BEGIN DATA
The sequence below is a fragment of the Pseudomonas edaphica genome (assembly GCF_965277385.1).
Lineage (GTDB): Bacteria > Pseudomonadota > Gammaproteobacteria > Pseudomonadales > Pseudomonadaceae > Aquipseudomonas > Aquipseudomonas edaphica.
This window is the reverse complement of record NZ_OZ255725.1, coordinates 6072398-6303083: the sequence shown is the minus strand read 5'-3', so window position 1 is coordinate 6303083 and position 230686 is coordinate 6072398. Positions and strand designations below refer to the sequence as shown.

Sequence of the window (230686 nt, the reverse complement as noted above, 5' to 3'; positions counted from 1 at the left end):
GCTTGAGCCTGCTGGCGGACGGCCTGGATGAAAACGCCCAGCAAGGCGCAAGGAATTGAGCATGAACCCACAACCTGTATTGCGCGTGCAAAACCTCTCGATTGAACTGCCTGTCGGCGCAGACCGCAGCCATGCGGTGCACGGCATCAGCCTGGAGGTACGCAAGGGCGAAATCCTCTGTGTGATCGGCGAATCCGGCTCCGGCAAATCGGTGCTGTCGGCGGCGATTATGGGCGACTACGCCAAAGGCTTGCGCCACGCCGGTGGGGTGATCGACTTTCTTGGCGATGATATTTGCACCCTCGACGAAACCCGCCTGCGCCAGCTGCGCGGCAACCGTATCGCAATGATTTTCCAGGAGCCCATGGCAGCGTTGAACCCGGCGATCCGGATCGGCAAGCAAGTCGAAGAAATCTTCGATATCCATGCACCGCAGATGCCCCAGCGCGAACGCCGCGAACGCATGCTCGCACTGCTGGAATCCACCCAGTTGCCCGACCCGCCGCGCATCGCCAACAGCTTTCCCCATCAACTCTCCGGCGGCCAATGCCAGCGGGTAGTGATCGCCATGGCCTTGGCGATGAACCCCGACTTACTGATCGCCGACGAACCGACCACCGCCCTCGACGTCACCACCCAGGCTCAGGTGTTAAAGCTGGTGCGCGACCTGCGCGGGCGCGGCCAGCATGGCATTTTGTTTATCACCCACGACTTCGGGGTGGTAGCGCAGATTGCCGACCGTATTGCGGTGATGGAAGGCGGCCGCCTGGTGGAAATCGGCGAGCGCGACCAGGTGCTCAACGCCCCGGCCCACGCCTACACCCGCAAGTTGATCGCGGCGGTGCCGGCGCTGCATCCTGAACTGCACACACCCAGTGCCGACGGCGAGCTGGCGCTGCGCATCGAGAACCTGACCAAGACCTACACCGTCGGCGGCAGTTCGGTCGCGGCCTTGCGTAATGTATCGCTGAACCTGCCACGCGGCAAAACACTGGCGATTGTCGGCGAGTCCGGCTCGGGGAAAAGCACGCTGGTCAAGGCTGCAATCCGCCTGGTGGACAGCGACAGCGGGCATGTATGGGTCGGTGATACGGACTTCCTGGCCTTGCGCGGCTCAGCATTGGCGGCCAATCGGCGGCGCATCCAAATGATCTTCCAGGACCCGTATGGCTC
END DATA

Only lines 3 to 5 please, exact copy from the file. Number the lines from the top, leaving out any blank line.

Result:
This window is the reverse complement of record NZ_OZ255725.1, coordinates 6072398-6303083: the sequence shown is the minus strand read 5'-3', so window position 1 is coordinate 6303083 and position 230686 is coordinate 6072398. Positions and strand designations below refer to the sequence as shown.

Sequence of the window (230686 nt, the reverse complement as noted above, 5' to 3'; positions counted from 1 at the left end):
GCTTGAGCCTGCTGGCGGACGGCCTGGATGAAAACGCCCAGCAAGGCGCAAGGAATTGAGCATGAACCCACAACCTGTATTGCGCGTGCAAAACCTCTCGATTGAACTGCCTGTCGGCGCAGACCGCAGCCATGCGGTGCACGGCATCAGCCTGGAGGTACGCAAGGGCGAAATCCTCTGTGTGATCGGCGAATCCGGCTCCGGCAAATCGGTGCTGTCGGCGGCGATTATGGGCGACTACGCCAAAGGCTTGCGCCACGCCGGTGGGGTGATCGACTTTCTTGGCGATGATATTTGCACCCTCGACGAAACCCGCCTGCGCCAGCTGCGCGGCAACCGTATCGCAATGATTTTCCAGGAGCCCATGGCAGCGTTGAACCCGGCGATCCGGATCGGCAAGCAAGTCGAAGAAATCTTCGATATCCATGCACCGCAGATGCCCCAGCGCGAACGCCGCGAACGCATGCTCGCACTGCTGGAATCCACCCAGTTGCCCGACCCGCCGCGCATCGCCAACAGCTTTCCCCATCAACTCTCCGGCGGCCAATGCCAGCGGGTAGTGATCGCCATGGCCTTGGCGATGAACCCCGACTTACTGATCGCCGACGAACCGACCACCGCCCTCGACGTCACCACCCAGGCTCAGGTGTTAAAGCTGGTGCGCGACCTGCGCGGGCGCGGCCAGCATGGCATTTTGTTTATCACCCACGACTTCGGGGTGGTAGCGCAGATTGCCGACCGTATTGCGGTGATGGAAGGCGGCCGCCTGGTGGAAATCGGCGAGCGCGACCAGGTGCTCAACGCCCCGGCCCACGCCTACACCCGCAAGTTGATCGCGGCGGTGCCGGCGCTGCATCCTGAACTGCACACACCCAGTGCCGACGGCGAGCTGGCGCTGCGCATCGAGAACCTGACCAAGACCTACACCGTCGGCGGCAGTTCGGTCGCGGCCTTGCGTAATGTATCGCTGAACCTGCCACGCGGCAAAACACTGGCGATTGTCGGCGAGTCCGGCTCGGGGAAAAGCACGCTGGTCAAGGCTGCAATCCGCCTGGTGGACAGCGACAGCGGGCATGTATGGGTCGGTGATACGGACTTCCTGGCCTTGCGCGGCTCAGCATTGGCGGCCAATCGGCGGCGCATCCAAATGATCTTCCAGGACCCGTATGGCTC